Author Topic: Kovozávody Prostějov 1/72 Albatros C.III  (Read 1255 times)

Offline Brad Cancian

  • Administrator
  • Hero Member
  • ******
  • Posts: 1139
  • "This time I've got you, Red Baron!"
    • Brad's Models
Kovozávody Prostějov 1/72 Albatros C.III
« on: November 06, 2022, 03:25:16 PM »
Kovozávody Prostějov (KP) 1/72 Albatros C.III
Reviewed by Brad Cancian

Item: KPM0344
scale: 1/72
Price: 16.95 Euros each, direct from Kovozávody Prostějov

Review kit kindly provided by KP at

The Ablatros C.III

The Albatros C.III was a highly successful German general purpose two seat aircraft, which commenced front line service in late 1915, and served through to the end of the war. The aircraft was a development of the earlier Albatros C.I. The C.III saw combat service throughout 1916, and to around mid-1917, after which it was employed heavily as training aircraft right up until the armistice.  The aircraft was so popular as a trainer, and so easy to build, maintain and fly, that over 1000 brand new airframes were built from mid 1917 (after the aircraft had been pulled from front line combat duty), for training of both pilots and observers.  Some seven firms were licensed to manufacture the Albatros C.III.  Along with the Central Powers of Germany, Austria-Hungary and Turkey the type was used heavily after the war by the Polish, Finnish, Bulgarian Latvian and Lithuanian Air Forces. 

The Bits and Bobs

The Albatros C.III has been reasonably well kitted in 1/72 over the years. Early renditions by Keikraft and Joystick in the 1980s were surpassed by the Pegasus limited run plastic kit in the early 1990s. Resin kits from CMR and Lukugraph have also been released; these were typical high quality resin offerings, but only for those brave enough to tackle a resin 1/72 kit. The KP kit was first released in 2019, with an ‘international’ markings boxing released in 2020. This has been followed by this new release in 2022. This kit, whilst in its 2019 boxing was considered a ‘new’ mould, it appears that the kit at least shares some level of pedigree with the previous CMR kit in resin. This is certainly not a bad thing.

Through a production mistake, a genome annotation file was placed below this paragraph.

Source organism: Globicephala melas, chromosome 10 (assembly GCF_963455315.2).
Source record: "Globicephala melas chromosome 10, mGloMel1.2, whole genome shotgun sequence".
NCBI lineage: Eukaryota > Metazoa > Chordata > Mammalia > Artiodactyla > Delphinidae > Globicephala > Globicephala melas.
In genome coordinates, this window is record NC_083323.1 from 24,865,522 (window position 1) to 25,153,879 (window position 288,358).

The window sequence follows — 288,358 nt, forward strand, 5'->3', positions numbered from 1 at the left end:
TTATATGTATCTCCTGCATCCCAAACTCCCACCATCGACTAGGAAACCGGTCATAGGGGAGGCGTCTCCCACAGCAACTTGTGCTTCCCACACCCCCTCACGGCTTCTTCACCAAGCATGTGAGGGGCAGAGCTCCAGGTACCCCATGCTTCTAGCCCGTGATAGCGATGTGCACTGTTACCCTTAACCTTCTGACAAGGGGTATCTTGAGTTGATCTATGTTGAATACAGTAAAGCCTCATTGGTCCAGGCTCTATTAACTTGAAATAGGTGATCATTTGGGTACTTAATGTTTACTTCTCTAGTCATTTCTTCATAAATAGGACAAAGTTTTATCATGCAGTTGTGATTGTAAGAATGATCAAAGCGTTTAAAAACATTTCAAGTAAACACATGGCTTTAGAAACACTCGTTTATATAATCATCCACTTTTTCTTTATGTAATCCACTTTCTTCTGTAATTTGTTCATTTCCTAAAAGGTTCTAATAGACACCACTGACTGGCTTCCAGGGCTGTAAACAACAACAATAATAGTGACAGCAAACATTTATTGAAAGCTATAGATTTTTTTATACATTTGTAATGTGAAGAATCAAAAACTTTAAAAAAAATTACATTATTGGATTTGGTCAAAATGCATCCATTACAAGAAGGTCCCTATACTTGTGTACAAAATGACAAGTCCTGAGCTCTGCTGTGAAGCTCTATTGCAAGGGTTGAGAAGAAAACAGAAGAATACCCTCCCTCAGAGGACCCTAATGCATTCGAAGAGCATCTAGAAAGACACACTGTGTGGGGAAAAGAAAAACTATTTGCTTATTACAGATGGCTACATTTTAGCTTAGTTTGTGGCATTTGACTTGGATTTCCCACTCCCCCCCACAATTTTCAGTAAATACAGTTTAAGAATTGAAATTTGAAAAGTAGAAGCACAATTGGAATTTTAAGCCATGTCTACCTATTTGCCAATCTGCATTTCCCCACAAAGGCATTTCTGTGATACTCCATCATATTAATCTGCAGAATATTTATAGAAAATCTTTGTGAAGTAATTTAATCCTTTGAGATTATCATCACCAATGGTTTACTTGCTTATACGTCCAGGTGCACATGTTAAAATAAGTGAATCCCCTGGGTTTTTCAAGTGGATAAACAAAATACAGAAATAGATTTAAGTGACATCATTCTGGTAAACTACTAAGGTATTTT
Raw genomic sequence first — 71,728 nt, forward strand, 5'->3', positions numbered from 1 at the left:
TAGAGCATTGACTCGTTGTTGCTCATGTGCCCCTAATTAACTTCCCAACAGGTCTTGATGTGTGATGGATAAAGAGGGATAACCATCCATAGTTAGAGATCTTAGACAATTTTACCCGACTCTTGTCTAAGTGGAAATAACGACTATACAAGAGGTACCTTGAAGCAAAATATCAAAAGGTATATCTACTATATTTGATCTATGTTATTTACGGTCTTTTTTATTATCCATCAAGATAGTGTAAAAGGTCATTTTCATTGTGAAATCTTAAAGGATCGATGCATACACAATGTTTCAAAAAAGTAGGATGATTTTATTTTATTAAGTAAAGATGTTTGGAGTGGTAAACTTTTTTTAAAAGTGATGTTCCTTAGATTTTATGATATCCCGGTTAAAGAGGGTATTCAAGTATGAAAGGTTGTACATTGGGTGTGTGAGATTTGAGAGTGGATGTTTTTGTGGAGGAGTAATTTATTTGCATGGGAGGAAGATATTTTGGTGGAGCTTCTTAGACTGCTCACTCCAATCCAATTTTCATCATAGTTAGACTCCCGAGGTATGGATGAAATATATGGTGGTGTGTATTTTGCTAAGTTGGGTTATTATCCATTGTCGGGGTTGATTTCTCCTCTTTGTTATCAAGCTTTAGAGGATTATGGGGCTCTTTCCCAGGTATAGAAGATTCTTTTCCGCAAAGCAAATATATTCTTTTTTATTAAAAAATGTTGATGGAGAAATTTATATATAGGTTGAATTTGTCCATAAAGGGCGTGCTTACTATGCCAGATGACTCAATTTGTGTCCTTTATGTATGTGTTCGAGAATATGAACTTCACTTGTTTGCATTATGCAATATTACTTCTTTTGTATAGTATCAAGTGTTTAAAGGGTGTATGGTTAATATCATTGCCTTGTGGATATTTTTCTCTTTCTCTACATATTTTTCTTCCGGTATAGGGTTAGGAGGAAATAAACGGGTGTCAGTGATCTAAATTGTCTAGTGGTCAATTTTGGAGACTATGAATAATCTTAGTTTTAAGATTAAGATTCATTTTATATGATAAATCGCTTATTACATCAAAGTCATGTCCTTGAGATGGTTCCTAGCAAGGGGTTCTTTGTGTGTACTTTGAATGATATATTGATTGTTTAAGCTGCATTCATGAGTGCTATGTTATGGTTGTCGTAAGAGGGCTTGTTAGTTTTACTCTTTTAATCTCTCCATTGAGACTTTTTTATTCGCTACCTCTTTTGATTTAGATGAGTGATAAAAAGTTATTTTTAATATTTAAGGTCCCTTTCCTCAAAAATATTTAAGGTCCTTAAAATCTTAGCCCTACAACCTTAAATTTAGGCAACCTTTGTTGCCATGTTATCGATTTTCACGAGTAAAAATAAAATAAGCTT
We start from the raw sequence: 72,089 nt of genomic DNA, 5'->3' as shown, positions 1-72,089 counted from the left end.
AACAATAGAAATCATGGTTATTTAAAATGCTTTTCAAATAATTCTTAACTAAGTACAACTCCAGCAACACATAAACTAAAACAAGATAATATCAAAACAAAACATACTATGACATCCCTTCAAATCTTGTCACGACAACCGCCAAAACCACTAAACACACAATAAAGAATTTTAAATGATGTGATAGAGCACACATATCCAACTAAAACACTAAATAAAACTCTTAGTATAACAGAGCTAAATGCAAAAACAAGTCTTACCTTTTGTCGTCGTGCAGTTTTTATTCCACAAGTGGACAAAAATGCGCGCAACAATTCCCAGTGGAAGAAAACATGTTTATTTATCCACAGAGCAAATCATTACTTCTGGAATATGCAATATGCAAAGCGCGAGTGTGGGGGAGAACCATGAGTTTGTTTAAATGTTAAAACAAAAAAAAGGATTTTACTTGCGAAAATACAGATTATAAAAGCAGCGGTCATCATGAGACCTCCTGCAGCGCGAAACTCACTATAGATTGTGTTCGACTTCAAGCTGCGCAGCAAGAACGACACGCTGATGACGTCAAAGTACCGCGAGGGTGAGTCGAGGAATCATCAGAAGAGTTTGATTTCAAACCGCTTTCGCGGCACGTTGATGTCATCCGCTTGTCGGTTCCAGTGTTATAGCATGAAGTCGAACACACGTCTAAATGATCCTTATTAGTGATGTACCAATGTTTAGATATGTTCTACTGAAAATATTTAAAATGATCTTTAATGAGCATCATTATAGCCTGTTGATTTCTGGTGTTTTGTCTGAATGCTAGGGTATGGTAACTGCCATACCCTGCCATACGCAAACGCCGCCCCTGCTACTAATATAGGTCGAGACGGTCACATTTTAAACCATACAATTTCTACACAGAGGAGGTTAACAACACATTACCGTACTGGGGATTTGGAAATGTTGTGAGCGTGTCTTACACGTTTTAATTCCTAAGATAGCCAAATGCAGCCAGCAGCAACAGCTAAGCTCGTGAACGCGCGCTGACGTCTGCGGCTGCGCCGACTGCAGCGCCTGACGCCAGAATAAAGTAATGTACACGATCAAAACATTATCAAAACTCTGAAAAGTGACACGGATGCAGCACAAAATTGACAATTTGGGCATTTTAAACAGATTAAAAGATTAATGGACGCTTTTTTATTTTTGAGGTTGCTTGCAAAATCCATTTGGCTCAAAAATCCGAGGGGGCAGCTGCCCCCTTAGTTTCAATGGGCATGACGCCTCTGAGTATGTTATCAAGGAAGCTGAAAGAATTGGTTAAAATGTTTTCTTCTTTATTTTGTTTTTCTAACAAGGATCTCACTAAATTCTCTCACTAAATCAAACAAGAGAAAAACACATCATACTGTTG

The kit consists of effectively a single sprue (well, one and a half sprues in this case, to fit in the box). The sprues are of a medium grey plastic, comprising some 44 odd parts. There is resin nor etched parts. The parts breakdown is quite conventional, consisting of fuselage halves, vertical and horizontal stabilisers, two lower wing parts, a single upper wing part, and detail parts.

The flying surfaces are nicely done, showing restrained but present rib details throughout. Ailerons are moulded in place, but these have crisp and clean panel lines. The upper wing is thankfully a single piece, moulded (correctly) with a gap at the centre, for the fitment of the upper wing fuel tank (which was not always present; check your references).

The fuselage halves are nicely done. Panel lines are crisply done all over and are also nicely restrained. There are solid mounting points for struts, and the lower wing parts, though deepening these a little is generally recommended.